UK: MASTERCLASS - WHITBREAD'S 3,000-BOTTLE MAN.

UK: MASTERCLASS - WHITBREAD'S 3,000-BOTTLE MAN. - With an actuary-defying cellar Whitbread chairman Sir Michael Angus, formerly of Unilever, is a fully-fledged wine buff. Wine writer and broadcaster Jancis Robinson met him for dinner to talk through a gl

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Last Updated: 31 Aug 2010

With an actuary-defying cellar Whitbread chairman Sir Michael Angus, formerly of Unilever, is a fully-fledged wine buff. Wine writer and broadcaster Jancis Robinson met him for dinner to talk through a glass or two.

'I can't understand a thing you're saying,' said the photographer as Sir Michael Angus and I posed, talking wine together, for this photograph. Make no mistake about it, Angus is a fully-fledged wine buff who can bandy appellations and cepages with the best of them.

We met at Ransome's Dock restaurant in Battersea, at my suggestion, since I knew it has a good wine list and offers some wines by the glass in case we felt a single bottle too much of a restriction. 'I generally start with something dry and white,' said Sir Michael firmly, just back from his holiday home in Cahors, famous to us winos for its sturdy reds.

'When I lived in France in the 60s they used to taste like liquid black pudding. They've got much easier to drink now, but they'll never be anything like a great bordeaux.' Only one Cahors estate gets the Angus seal of approval, Chateau Latuc, run by a couple of British emigres. 'The rest I slightly despair of. I quite like Buzet though.' He named a wine made downstream of Cahors, whose more bordeaux-like flavours struck a chord with this captain of industry.

By this stage we were sipping a glass of Sardinian Vermentino, a respectable La Cala 1994 from Sella & Mosca. I asked him which companies had the best cellars in his experience. He harrumphed somewhat ruefully. Barings apparently had a tendresse for Chateau Petrus, the world famous Pomerol that is the most expensive claret of them all.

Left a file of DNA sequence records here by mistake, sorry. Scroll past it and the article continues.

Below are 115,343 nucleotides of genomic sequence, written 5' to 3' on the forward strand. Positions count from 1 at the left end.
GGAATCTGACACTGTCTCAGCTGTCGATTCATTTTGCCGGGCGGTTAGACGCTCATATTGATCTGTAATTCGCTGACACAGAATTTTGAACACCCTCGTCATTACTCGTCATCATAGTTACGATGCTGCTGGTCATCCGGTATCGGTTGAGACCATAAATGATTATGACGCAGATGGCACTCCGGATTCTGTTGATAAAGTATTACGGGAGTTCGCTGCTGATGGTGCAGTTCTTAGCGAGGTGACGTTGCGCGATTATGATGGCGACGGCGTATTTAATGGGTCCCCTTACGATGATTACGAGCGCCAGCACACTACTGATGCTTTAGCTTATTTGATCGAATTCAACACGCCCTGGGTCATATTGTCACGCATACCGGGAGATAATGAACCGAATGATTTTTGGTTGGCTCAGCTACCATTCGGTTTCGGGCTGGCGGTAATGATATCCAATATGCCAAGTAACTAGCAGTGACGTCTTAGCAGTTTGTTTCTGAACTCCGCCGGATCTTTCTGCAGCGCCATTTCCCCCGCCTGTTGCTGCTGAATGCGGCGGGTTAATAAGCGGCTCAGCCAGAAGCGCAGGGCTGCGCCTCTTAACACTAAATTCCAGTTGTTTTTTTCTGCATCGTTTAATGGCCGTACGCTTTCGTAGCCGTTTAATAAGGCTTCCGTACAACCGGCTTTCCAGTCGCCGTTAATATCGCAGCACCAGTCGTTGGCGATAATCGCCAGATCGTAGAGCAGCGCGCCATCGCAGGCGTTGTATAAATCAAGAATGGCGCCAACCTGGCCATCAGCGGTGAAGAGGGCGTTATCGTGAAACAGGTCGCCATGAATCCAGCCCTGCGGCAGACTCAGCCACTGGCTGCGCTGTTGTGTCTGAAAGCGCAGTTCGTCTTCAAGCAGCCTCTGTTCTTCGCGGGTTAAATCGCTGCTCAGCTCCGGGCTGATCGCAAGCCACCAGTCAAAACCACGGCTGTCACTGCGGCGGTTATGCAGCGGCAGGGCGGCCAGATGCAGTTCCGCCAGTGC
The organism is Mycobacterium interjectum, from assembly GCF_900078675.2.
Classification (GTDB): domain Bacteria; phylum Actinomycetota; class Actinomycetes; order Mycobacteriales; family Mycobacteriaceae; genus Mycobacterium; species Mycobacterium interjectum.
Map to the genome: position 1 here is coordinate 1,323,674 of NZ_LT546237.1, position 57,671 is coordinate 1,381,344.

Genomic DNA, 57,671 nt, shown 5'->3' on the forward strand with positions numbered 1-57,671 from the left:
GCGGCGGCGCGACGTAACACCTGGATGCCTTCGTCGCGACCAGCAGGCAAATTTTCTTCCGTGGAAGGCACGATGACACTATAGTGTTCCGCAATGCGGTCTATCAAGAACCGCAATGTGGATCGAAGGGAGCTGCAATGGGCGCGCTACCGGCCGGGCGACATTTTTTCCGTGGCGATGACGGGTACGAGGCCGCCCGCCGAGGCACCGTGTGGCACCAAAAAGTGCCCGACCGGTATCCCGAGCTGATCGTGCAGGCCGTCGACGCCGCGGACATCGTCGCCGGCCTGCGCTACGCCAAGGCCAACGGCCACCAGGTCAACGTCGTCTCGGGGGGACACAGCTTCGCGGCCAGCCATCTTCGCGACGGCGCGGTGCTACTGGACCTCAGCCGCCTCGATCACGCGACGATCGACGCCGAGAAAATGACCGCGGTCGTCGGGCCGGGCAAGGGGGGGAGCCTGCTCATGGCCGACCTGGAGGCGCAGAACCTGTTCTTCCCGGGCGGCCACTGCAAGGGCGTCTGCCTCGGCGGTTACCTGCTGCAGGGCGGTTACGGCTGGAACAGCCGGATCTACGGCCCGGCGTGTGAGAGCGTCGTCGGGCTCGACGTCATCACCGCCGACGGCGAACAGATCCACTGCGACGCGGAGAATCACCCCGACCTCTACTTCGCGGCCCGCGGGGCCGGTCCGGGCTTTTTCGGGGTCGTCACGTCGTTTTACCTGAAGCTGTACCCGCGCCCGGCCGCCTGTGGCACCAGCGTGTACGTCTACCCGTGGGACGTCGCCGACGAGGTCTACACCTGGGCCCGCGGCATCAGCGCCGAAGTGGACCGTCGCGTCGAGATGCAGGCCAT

'I'm increasingly drinking right-bank wines myself,' he volunteered, in an insider reference to that side of the Gironde from which the opulent wines of Pomerol and St-Emilion come, rather than the more austere wines of the Medoc and Graves. 'And Cote-Rotie's a wine I'm investigating, although I haven't really got to grips with it.' I suggested we increase his familiarity with this fashionable red from just south of Lyons by sharing a bottle of Guigal's 1990, a celebrated combination of producer and vintage on the Ransome's Dock list at £36. Without any prompting Sir Michael launched into the question of red wine and its apparent health benefits. 'You know the French suffer far less heart disease than the rest of us. I think it's something to do with red wine. Just to vaguely namedrop, I mentioned this to the Prime Minister the other day. I said I thought he should make red wine available on the NHS, but he didn't seem too keen.' Sir Michael first became interested in wine when working in France. 'Nicolas were terribly good there, and they used to sell some quite good-value things like Vieux Ceps over here, but I think people got a bit above them.' His stint in the US as a Unilever fireman in the early 80s rounded out his wine education so that he was ready to take a serious, proprietorial interest in wine on his return in 1984.

So what started him collecting wine? 'I'm not sure I'd call it that. There's a limit to how much you can drink. And I'm now getting into actuarial difficulty. I'm 65.' The 3,000 bottles in his cellar show a strong French bias, although there are some of California's and South Africa's best lurking there too.

Sir Michael is joint deputy chairman of British Airways and, while avowing that 'If I never see another airport again I wouldn't be sorry,' he admits of its in-flight wine selection that 'in first class you really get something worthwhile'. Likewise at Whitbread's wine retail subsidiary. 'Occasionally someone from Thresher is sent to take me through their wines,' he explained. And does Sir Michael ever interfere? 'No. If I express a preference, they've suddenly bought 2,000 cases of the stuff.' He had himself bought 10 cases the weekend before, of the fizzy Australian bargain Angas Brut. He's convinced the South Australian settler after which it is named was a relation, and serves it regularly for large parties.

I asked him whether, since becoming a brewer, he had become a beer drinker. 'I'm just a modest sipper,' he replied, adding with almost genuine guilt. 'I haven't really got out of the habit of drinking wine with my meals.' When he reached the top of Unilever's corporate ladder Sir Michael was fond of describing himself as a toothpaste salesman. Before we parted, after swapping notes on cheese (he and his wife produce a version of Valencay), I wrung out of him the admission that, in his new persona as wine lover, toothpaste with its palate-distorting mintiness, is in fact enemy number one.

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